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The Art Of The Profile Interview

I am prompted to write this after hearing a truly dreadful profile interview with Marion King, the CEO of Vocalink, on Radio 4s Today Programme. Ms.King had swallowed the corporate happy pill and stayed firmly in the land of the bland.

Her opening gambit was the key here is to have great systems and great people and never be complacent closely followed by its about investing in cutting edge technology and capability and it also about running your workforce well.

Whoopee. I was reminded that last year two chief executives I subsequently trained, had had the experience of being interviewed by two different Financial Times journalists. In both cases the journalist left saying nothing to write. Given that, in each case, there had been huge amounts of corporate angst ahead of the interview, it was rather funny really.

So what makes a good profile interview? In order to not reveal too much or too little, preparation is required. Working as we do with clients about to be interviewed, we know that this preparation can take a lot more than five minutes and the back of an envelope.

Some personal details Every profile needs a bit of colour. This can be as simple as your hobby: I recently read a profile about a boss whos hobby was fly fishing, an angle the journalist majored on not least because he had a picture of the chap suitably attired standing in a river. More interesting for the reader is something that illustrates what made the person who he or she is; what drives them.

A good journalist will go fishing for this but that can be very uncomfortable for the interviewee if he or she hasnt already considered what they want to reveal. Think it through beforehand.

Clearly there is a need to avoid stories of drunken student raves and its probably best not to be critical of living relatives. But with forethought there will be stories that can be sensibly and safely told.

Beware the did you inhale question. Dont answer it.
Give away some negatives. Telling a journalist you have great processes, great people and that the company runs like clockwork, is too boring to write and lacks credibility. There is always a challenge, always problems, always something worth saying.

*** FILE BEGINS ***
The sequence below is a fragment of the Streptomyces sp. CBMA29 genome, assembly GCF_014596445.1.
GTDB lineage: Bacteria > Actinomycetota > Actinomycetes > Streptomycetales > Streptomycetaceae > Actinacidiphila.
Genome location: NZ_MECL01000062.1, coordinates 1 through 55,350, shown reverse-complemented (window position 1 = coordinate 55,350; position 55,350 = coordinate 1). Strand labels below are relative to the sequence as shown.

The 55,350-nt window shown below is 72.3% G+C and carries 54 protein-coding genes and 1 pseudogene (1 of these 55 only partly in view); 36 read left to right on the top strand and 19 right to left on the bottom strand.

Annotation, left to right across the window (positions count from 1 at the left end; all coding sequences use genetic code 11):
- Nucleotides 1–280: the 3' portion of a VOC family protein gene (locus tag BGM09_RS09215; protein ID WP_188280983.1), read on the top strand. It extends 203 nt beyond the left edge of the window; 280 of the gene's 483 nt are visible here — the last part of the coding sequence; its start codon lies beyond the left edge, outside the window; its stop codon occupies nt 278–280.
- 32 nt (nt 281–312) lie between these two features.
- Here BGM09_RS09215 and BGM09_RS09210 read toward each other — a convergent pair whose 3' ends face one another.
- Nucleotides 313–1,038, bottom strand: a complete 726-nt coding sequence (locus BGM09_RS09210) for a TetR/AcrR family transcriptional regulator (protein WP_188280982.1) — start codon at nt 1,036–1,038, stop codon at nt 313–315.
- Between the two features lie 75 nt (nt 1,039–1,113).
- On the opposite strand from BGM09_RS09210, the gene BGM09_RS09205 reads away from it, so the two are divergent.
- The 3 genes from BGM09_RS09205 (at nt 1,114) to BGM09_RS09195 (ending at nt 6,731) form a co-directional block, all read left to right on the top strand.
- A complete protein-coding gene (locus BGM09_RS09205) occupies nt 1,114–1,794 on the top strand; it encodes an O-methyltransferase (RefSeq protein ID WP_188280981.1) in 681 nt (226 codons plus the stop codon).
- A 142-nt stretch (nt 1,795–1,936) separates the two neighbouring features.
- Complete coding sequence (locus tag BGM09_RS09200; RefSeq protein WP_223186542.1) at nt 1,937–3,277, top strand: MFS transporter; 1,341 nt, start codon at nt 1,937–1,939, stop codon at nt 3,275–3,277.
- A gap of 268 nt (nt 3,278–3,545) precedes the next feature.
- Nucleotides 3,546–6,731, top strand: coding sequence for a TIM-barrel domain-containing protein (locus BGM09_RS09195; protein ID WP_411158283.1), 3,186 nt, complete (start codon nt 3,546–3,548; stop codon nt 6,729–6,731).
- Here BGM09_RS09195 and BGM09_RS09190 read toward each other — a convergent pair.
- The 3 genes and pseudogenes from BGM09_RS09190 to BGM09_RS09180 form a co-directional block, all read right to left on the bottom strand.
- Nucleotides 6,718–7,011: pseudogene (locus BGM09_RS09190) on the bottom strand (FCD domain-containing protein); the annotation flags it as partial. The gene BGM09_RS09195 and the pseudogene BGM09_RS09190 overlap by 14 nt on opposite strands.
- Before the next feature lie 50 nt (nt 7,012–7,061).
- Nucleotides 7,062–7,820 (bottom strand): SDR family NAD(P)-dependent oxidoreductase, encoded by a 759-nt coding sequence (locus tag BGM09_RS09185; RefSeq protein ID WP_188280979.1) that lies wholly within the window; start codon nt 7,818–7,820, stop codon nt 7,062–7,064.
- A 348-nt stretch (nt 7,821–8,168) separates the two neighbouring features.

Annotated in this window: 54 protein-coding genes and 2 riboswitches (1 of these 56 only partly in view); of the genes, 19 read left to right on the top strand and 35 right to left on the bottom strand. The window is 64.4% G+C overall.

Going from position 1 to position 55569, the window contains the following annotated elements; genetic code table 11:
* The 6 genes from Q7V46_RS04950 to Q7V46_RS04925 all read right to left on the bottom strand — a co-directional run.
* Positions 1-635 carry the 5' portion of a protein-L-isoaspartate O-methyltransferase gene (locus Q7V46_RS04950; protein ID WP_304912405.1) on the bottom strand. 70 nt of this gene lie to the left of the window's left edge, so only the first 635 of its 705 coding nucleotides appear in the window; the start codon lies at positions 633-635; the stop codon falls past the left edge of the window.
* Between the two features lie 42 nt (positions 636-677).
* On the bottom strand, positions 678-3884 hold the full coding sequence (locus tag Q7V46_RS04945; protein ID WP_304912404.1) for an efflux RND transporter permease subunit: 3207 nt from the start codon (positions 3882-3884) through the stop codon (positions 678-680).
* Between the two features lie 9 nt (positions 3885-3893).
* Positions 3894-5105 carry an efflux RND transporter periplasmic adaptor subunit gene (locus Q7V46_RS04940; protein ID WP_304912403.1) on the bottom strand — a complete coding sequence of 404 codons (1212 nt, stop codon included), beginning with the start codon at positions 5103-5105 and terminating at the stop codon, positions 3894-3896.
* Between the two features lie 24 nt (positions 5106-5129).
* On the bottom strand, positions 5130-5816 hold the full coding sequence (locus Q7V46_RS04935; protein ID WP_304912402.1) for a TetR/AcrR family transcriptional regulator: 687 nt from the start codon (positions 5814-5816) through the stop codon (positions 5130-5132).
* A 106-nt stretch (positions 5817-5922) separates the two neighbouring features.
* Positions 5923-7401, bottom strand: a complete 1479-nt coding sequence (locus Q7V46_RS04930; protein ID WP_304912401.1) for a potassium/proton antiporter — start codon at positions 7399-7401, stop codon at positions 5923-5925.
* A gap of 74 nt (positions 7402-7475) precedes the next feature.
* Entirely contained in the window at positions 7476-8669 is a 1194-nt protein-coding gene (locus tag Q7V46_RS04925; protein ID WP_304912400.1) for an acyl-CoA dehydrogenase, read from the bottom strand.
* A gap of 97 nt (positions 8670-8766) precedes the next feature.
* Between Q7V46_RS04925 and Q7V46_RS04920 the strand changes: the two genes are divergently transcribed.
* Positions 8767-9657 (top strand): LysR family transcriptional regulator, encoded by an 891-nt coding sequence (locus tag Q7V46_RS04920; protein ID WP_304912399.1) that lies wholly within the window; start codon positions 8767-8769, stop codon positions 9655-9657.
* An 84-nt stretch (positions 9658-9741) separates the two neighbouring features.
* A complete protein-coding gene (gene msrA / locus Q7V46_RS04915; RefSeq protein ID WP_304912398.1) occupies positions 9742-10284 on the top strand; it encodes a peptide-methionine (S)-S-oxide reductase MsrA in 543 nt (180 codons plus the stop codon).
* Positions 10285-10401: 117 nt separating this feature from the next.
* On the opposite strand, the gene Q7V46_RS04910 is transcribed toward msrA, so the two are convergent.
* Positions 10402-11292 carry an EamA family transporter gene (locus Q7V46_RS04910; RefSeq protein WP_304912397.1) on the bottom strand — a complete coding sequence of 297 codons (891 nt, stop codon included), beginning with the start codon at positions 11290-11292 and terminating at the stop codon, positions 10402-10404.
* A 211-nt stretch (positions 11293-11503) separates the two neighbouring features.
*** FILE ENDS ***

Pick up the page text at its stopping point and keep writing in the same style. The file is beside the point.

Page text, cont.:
If you really cant bear to reveal anything the slightest bit negative about your company, consider talking about wider issues impacting many companies like yours: the quality of graduates or school leavers, the tax system, the challenges of managing Facebook and Twitter time of your staff.

If you dont have something interesting to say the journalist will get desperate and start pushing for an angle, any angle. You could find a side remark about the difficult of getting quality leather shoes in your size becomes the whole angle of the story!

Keep your positivity in check. If you are saying something that anyone else in your position would say, dont bother to say it. That includes. We are a well run company, We have a great relationship with the regulators, We really care about our customers, We need to understand exactly what our customers want, I have a great team, I am really excited about the challenge

Any of these make you sound naive and unworldly, especially without some pretty crunchy proof points. You will be throwing away a chance to raise your profile and increase the risks of the interview, as the journalist becomes more and more desperate to find something to write.

If you really dont know where to start you had better call in some PR support. We regularly coach people for profile interviews, preferably before they have wasted a golden opportunity.

Lindsay Williams is the MD of The Media Coach. With international experience, her London based firm provides expert media training. Go to http://www.themediacoach.co.uk for more information.

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